By Rick Banas of Gardant Management Solutions
Some weather prognosticators are predicting the possibility of Polar Coaster weather this winter – at least for those of us living in the Midwest. They are saying temperatures will be milder than normal followed by possibilities of the Polar Vortex and accompanying frigid Artic air bursting onto to scene.
The predictions in the Farmer’s Almanac is that two-thirds of the country can expect a freezing, frigid and frosty winter. Warm and drier conditions are predicted for the other third.
Last year, the fracturing of the Polar Vortex that normally circles around the North Pole was cited as the culprit for the weeks of brutally cold weather that hit the Eastern two-thirds of the United States.
With the meteorological start of winter occurring on Dec. 1, please remember that cold weather can cause hypothermia and older adults are especially vulnerable. According to the National Institute on Aging, older adults have a diminished ability to endure long period of exposure to cold temperatures. They often make less body heat because their metabolisms are slower and because they tend to be less physically active. Some medications, including over-the-counter cold remedies, and certain diseases such as diabetes, thyroid problems, Parkinson’s disease and arthritis can make it harder for your body to stay warm.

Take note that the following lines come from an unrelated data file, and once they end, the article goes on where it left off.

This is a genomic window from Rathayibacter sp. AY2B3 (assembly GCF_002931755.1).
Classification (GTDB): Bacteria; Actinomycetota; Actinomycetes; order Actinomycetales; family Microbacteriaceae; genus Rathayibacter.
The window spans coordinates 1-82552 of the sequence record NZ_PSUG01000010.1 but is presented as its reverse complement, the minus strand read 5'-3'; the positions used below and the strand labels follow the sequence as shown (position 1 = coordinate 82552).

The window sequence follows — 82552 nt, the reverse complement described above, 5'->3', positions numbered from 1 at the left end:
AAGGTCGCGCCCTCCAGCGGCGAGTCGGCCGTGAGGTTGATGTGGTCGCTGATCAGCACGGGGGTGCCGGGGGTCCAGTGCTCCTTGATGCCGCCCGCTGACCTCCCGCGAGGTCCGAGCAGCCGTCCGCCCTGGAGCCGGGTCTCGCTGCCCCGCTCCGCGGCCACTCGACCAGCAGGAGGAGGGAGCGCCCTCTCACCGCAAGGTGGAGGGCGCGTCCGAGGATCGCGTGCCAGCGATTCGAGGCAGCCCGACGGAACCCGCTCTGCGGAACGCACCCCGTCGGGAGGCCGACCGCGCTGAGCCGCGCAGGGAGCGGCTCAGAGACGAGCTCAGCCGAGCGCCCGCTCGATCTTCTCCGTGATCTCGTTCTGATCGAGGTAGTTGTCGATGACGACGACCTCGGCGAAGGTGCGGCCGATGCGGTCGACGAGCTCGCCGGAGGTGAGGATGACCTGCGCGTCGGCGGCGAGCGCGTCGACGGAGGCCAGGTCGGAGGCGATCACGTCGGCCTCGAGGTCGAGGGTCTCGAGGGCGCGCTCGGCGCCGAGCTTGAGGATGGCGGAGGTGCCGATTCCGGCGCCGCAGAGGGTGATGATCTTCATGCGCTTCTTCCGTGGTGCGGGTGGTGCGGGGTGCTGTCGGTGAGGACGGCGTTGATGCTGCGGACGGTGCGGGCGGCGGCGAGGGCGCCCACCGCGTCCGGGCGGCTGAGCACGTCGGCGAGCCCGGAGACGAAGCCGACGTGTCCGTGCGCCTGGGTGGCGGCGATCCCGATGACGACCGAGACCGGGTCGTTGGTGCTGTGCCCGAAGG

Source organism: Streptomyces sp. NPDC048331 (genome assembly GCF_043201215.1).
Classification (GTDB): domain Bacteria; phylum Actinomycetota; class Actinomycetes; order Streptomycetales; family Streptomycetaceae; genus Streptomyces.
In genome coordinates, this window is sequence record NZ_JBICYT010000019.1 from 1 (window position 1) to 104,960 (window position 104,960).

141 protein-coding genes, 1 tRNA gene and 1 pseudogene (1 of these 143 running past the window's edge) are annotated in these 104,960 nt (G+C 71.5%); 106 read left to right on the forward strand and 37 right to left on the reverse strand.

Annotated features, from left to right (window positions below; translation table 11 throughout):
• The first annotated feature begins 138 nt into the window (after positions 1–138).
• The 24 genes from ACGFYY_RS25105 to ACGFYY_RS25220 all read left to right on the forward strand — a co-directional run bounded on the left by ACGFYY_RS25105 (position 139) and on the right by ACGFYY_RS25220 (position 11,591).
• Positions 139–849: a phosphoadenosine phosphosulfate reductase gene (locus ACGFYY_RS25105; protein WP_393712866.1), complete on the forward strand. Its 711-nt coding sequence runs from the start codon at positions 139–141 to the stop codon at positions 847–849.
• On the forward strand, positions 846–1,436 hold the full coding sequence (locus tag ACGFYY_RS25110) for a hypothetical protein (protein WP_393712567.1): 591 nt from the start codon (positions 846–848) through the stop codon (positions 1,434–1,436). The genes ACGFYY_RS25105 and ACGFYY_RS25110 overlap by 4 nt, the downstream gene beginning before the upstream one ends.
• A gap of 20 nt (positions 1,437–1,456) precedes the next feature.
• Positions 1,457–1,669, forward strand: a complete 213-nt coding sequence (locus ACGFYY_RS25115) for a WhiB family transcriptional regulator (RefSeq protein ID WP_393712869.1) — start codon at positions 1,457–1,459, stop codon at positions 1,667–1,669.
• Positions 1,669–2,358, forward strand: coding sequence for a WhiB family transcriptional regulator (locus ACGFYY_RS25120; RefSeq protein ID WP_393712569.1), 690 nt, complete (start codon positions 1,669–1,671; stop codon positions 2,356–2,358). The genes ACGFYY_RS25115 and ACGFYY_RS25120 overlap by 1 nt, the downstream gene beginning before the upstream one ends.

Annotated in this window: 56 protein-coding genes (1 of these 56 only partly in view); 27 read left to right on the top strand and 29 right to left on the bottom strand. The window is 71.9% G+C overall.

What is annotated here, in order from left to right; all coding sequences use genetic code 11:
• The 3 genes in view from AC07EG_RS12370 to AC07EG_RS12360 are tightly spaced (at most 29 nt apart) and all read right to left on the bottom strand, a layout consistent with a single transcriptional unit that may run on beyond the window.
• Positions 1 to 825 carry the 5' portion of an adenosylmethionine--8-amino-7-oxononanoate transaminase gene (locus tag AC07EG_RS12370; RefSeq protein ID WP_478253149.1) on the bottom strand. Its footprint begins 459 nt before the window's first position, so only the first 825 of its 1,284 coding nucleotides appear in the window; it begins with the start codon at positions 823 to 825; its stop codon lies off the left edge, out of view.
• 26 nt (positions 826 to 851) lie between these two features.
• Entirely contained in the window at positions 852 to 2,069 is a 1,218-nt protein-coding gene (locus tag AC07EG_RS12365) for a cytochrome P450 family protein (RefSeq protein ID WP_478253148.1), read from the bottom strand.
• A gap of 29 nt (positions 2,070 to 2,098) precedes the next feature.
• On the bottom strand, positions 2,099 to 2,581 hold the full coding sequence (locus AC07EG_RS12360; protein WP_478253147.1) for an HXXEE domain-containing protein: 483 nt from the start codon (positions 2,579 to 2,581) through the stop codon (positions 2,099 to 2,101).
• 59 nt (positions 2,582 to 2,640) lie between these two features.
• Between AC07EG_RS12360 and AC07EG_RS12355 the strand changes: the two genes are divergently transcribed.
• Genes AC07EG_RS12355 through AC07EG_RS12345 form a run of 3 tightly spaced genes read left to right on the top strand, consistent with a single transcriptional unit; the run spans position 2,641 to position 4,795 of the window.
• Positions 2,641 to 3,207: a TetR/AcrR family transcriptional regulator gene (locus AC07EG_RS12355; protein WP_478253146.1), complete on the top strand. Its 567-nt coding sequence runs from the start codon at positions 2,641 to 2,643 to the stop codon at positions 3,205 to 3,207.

Some older adults can even develop hypothermia after relatively mild cold weather or a small drop in temperature.
With hypothermia, your body temperature drops to dangerously low levels. Among older adults, significant health problems can occur when body temperature drops below 95 degrees. Hypothermia can cause a heart attack, problems with your kidneys, and damage to your liver. It can cost you your life.
Based on information from the National Institute on Aging and the Centers for Disease Control and Prevention, here are some things you can do:
10 Steps You Can Take
Signs of Hypothermia
– Pale skin, cold feet and hands.
– Puffy or swollen face.
– Lower volume of speech; slurring words.
– Acting sleepy.
– Anger or confusion.
– Trouble walking or moving.
– Stiff or jerky arm or leg movements.
– Slow, irregular heartbeat.
– Slow, shallow breathing.
– Blacking out; loss of consciousness.
If you think someone has the signs of hypothermia, call 911 and get medical attention immediately.
Until medical help arrives, get the person into a warm room or shelter, if possible. Wrap the person in a blanket. Do not rub the person’s arm or legs; do not use a heating pad; and do not try to warm the person in a bath.
Keep in mind that during cold weather emergencies, the assisted living communities Gardant manages serve as a warming shelter for older adults. Click here to find a list of communities Gardant manages.